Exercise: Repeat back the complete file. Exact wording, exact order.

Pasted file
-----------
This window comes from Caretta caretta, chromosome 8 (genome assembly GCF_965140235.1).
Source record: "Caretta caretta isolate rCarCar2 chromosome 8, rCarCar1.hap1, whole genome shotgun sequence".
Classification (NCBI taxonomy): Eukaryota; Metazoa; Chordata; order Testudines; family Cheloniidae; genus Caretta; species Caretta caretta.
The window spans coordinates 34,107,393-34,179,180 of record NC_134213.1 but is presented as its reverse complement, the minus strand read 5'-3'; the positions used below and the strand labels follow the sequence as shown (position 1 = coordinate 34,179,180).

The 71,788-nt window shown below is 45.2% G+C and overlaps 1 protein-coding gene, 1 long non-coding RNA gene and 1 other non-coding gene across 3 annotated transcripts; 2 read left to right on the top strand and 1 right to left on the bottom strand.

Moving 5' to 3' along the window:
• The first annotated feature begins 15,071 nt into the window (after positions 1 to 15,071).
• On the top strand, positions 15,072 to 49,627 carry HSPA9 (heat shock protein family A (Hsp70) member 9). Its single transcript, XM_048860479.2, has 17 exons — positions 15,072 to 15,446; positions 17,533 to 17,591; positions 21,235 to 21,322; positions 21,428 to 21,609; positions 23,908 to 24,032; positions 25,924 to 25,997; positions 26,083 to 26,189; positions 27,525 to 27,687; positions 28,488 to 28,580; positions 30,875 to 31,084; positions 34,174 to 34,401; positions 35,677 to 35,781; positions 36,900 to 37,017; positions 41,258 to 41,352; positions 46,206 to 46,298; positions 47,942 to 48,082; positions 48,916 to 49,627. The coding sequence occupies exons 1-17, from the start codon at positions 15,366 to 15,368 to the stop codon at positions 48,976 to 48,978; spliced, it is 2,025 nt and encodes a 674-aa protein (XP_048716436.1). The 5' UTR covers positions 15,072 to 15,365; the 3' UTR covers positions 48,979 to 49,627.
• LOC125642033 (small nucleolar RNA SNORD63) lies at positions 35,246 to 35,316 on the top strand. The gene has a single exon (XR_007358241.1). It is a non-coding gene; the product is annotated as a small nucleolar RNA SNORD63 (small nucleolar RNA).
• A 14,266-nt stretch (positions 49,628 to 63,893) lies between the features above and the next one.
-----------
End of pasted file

This window comes from Caretta caretta, chromosome 8 (genome assembly GCF_965140235.1).
Source record: "Caretta caretta isolate rCarCar2 chromosome 8, rCarCar1.hap1, whole genome shotgun sequence".
Classification (NCBI taxonomy): Eukaryota; Metazoa; Chordata; order Testudines; family Cheloniidae; genus Caretta; species Caretta caretta.
The window spans coordinates 34,107,393-34,179,180 of record NC_134213.1 but is presented as its reverse complement, the minus strand read 5'-3'; the positions used below and the strand labels follow the sequence as shown (position 1 = coordinate 34,179,180).

The 71,788-nt window shown below is 45.2% G+C and overlaps 1 protein-coding gene, 1 long non-coding RNA gene and 1 other non-coding gene across 3 annotated transcripts; 2 read left to right on the top strand and 1 right to left on the bottom strand.

Moving 5' to 3' along the window:
• The first annotated feature begins 15,071 nt into the window (after positions 1 to 15,071).
• On the top strand, positions 15,072 to 49,627 carry HSPA9 (heat shock protein family A (Hsp70) member 9). Its single transcript, XM_048860479.2, has 17 exons — positions 15,072 to 15,446; positions 17,533 to 17,591; positions 21,235 to 21,322; positions 21,428 to 21,609; positions 23,908 to 24,032; positions 25,924 to 25,997; positions 26,083 to 26,189; positions 27,525 to 27,687; positions 28,488 to 28,580; positions 30,875 to 31,084; positions 34,174 to 34,401; positions 35,677 to 35,781; positions 36,900 to 37,017; positions 41,258 to 41,352; positions 46,206 to 46,298; positions 47,942 to 48,082; positions 48,916 to 49,627. The coding sequence occupies exons 1-17, from the start codon at positions 15,366 to 15,368 to the stop codon at positions 48,976 to 48,978; spliced, it is 2,025 nt and encodes a 674-aa protein (XP_048716436.1). The 5' UTR covers positions 15,072 to 15,365; the 3' UTR covers positions 48,979 to 49,627.
• LOC125642033 (small nucleolar RNA SNORD63) lies at positions 35,246 to 35,316 on the top strand. The gene has a single exon (XR_007358241.1). It is a non-coding gene; the product is annotated as a small nucleolar RNA SNORD63 (small nucleolar RNA).
• A 14,266-nt stretch (positions 49,628 to 63,893) lies between the features above and the next one.